• Mayo Clinic Diet - This diet is based on a very comprehensive book and guide. There are two parts: 'Lose It' that highlights 15 key habits that users need to work on (some positive and some negative). During this first phase here is no counting of calorie - just a switch to a better diet. The 'Live it!' phase begins after two weeks, and involves developing a calorie control plan.
  • Mediterranean Diet - This diet mirrors the healthy eating habitats of people living on the shores of the Mediterranean Sea. Fundamentally involves adopting a Mediterranean diet pyramid that puts greater emphasis on vegetables, fruit, whole grains, nuts, beans, legumes, olive oil, herbs and spices. Protein comes mostly from fish and seafood and red meat is very restricted. Eggs, poultry and dairy products are eaten in moderation. The switch in emphasis on more healthy foods and calorie control can be very effective for losing weight.
  • Weight Watchers Diet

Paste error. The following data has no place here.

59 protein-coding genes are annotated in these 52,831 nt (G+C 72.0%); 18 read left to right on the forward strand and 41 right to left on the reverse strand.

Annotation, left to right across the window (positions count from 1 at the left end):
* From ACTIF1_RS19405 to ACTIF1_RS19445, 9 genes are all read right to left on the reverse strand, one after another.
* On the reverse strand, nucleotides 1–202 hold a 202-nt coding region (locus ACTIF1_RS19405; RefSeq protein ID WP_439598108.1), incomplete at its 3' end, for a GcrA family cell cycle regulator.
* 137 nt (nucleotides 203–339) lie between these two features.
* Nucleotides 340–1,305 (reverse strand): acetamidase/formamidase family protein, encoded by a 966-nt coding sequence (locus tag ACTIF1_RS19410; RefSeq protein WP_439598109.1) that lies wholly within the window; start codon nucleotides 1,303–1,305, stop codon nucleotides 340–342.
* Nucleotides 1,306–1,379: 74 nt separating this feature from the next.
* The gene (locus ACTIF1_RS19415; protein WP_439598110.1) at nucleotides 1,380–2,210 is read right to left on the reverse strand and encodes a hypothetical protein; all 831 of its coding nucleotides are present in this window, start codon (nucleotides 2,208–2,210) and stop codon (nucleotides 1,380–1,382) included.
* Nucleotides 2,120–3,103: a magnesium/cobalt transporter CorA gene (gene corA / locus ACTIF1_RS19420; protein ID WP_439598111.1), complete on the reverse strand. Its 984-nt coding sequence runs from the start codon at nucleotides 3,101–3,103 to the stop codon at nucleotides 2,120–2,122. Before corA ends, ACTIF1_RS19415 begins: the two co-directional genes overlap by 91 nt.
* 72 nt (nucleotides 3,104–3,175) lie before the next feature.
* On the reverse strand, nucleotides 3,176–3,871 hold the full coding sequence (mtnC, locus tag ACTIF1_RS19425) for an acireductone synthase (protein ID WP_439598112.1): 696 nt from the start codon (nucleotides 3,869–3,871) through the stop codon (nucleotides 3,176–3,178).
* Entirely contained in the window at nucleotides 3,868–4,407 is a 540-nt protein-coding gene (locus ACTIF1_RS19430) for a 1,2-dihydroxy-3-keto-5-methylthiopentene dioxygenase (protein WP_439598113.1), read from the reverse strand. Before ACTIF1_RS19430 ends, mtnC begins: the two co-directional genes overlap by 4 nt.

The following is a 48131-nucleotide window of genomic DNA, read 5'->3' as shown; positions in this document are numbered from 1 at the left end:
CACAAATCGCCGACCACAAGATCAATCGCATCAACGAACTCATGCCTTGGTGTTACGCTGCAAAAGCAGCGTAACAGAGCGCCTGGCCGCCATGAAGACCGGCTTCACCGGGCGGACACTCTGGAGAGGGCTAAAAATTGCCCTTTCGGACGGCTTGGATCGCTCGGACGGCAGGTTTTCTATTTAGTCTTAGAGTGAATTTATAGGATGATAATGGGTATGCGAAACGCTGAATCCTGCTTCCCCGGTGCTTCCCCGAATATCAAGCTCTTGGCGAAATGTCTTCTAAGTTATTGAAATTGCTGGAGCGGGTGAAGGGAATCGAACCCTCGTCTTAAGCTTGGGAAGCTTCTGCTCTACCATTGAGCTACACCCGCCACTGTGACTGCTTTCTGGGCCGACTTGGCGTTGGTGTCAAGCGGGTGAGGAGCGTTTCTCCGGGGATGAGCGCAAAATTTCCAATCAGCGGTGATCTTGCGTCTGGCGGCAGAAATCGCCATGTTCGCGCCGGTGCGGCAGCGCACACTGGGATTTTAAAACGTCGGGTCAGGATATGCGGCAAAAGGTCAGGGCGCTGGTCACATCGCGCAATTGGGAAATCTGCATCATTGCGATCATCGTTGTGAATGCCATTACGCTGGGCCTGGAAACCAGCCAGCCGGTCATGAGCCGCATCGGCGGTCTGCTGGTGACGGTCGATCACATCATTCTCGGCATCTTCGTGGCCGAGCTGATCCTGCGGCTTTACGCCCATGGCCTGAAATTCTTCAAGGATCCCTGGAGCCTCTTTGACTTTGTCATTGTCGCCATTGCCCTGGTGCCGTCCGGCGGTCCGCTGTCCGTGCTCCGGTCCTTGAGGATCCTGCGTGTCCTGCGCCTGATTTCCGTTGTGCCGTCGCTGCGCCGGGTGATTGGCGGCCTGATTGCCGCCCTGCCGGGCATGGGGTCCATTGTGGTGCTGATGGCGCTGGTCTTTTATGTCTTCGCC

• Flexitarian Diet
  • Volumetrics Diet
  • Jenny Craig Diet
  • Biggest Loser Diet
  • Ornish Diet

The Best Diets for Various Specific Purposes are Shown Below

Best Diet for Quick Weight Loss

  • Biggest Loser Diet
  • Atkins Diet
  • Weight Watchers Diet
  • Eco-Atkins Diet
  • Jenny Craig Diet
  • Raw Food Diet
  • South Beach Diet
  • Volumetrics Diet
  • Medifast Diet
  • Engine 2 Diet

Best Diet for Long-term Weight Loss

  • Weight Watchers Diet
  • Vegan Diet
  • Flexitarian Diet
  • Jenny Craig Diet
  • Volumetrics Diet
  • Slim-Fast Diet
  • DASH Diet
  • Biggest Loser Diet
  • Engine 2 Diet
  • Mayo Clinic Diet

Diets that are the Easiest to Follow

  • Weight Watchers Diet
  • Jenny Craig Diet
  • Flexitarian Diet
  • Mediterranean Diet
  • Volumetrics Diet
  • Slim-Fast Diet
  • DASH Diet
  • Mayo Clinic Diet
  • Nutrisystem Diet
  • TLC Diet

Best Nutrition Diets

  • DASH Diet
  • TLC Diet
  • Mediterranean Diet
  • Mayo Clinic Diet
  • Volumetrics Diet
  • Weight Watchers Diet
  • Jenny Craig Diet
  • Flexitarian Diet
  • Traditional Asian Diet
  • Biggest Loser Diet

Diets with the Best Safety

  • DASH Diet
  • TLC Diet
  • Mediterranean Diet
  • Mayo Clinic Diet
  • Volumetrics Diet
  • Weight Watchers Diet
  • Jenny Craig Diet